Cloudflare Workers Marketplace

Fulfilling the demand for a seller platform

Cloudflare Workers Marketplace

Having rated our business ideas, we were not surprised to see, that all our ideas based on the Cloudflare Workers platform came out on top, with a pretty high rating. Just by how much and how many.

Overall, it does make sense. They scale well, there is near to no upfront financial investment, they are fairly easily built with no frontend necessary, target infrastructure and thus are not dependent on user-generated content.

After the first worker was already built and ready, we realized the originally announced Apps with Workers feature, which would have allowed using the Apps marketplace to sell bundled workers, surprisingly never got out of the closed beta.
It was even actively closed as noted in the docs:

Cloudflare's App Workers Beta is now closed. We are no longer accepting new apps that contain Workers scripts to focus on improving the Workers development experience.

That is very atypical for Cloudflare features that typically go to general availability after the closed and then open beta. A more detailed explanation was posted on the forum. Coupled with a promise to be working on another solution.

Learning all this, a defeated feeling set in, and we felt it was the first big lesson of our journey. Not the idea being bad, not having no customers, but our assured monetization platform not existing at all.
Scrutinizing ideas and vetting and validating monetization options, will become a bigger part of the process.

Luckily, accepting this small loss, a few minutes later the next idea formed: Our own Worker marketplace!
Offering a place for everyone, including us, to sell their workers.

Of course, this idea would be much bigger and more complex, crushing our limitation of only spending a month on any specific idea.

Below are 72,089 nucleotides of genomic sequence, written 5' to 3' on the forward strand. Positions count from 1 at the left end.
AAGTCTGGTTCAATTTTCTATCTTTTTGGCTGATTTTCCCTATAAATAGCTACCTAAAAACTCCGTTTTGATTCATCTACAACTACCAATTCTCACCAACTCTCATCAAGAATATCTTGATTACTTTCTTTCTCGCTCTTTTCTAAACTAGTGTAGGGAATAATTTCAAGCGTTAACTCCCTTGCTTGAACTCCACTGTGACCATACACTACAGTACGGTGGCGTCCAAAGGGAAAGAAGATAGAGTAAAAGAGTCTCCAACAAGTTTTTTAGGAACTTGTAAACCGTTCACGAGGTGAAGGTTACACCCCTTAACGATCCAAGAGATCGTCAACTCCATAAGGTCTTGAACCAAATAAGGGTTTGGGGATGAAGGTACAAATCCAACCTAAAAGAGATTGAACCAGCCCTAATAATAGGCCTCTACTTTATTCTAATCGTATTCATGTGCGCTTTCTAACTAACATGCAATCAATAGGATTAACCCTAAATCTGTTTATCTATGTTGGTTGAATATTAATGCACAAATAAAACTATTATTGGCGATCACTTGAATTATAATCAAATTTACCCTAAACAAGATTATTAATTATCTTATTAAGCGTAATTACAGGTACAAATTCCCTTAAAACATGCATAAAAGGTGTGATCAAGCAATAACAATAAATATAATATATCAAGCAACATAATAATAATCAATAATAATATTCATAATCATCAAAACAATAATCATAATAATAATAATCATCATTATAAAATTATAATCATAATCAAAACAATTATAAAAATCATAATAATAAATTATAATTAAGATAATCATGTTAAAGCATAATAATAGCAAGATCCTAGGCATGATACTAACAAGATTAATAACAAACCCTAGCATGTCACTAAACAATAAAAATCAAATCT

Being confident in this idea, we accepted this and were willing to make an exception.

Especially after putting our heads together, and jotting down the first version of the concept. Building on our e-commerce development experience, pretty wide knowledge of possible technologies and tools and the willingness to try something new.

The main advantage for us here was Swell e-commerce SaaS:

They offer loads of flexibility for developers, solid docs, flexible API, switching out the checkout completely and the option to change the database models for every entity, instead of just using meta fields / custom fields like competing options.

Landing page on why Swell makes sense for building marketplaces:

A few things stood out:

  1. A great pricing scheme for startups, where you don't pay anything until you earn the first buck and the ability to switch to a more profitable plan later on when the revenue is big enough.

  2. Supporting the frontend stack out of the box and hosted, which we wanted to use anyway: Nuxt
    As well as allowing you to host the headless frontend yourself, like on Cloudflare Workers.

  3. A preexisting guide to build a marketplace with Swell, from Swell itself:

This guide is based on Stripe Connect, which allows easy distribution of revenue shares to multiple partners. It simplifies the booking immensely, as it immediately transfers the appropriate share to each vendor.
Meaning, we would never have that money in our accounts and don't need to deal with it.

Of course, every idea comes with its new challenges. This time, it was the limitation of Cloudflare Workers to have only one Worker active on each request route at each given time.

Having some client prospects in mind, that could benefit from at least one of our Worker idea, while already using a Worker for caching, this limitation was to be circumvented.

As hoped, this led to the next idea: A Worker router!

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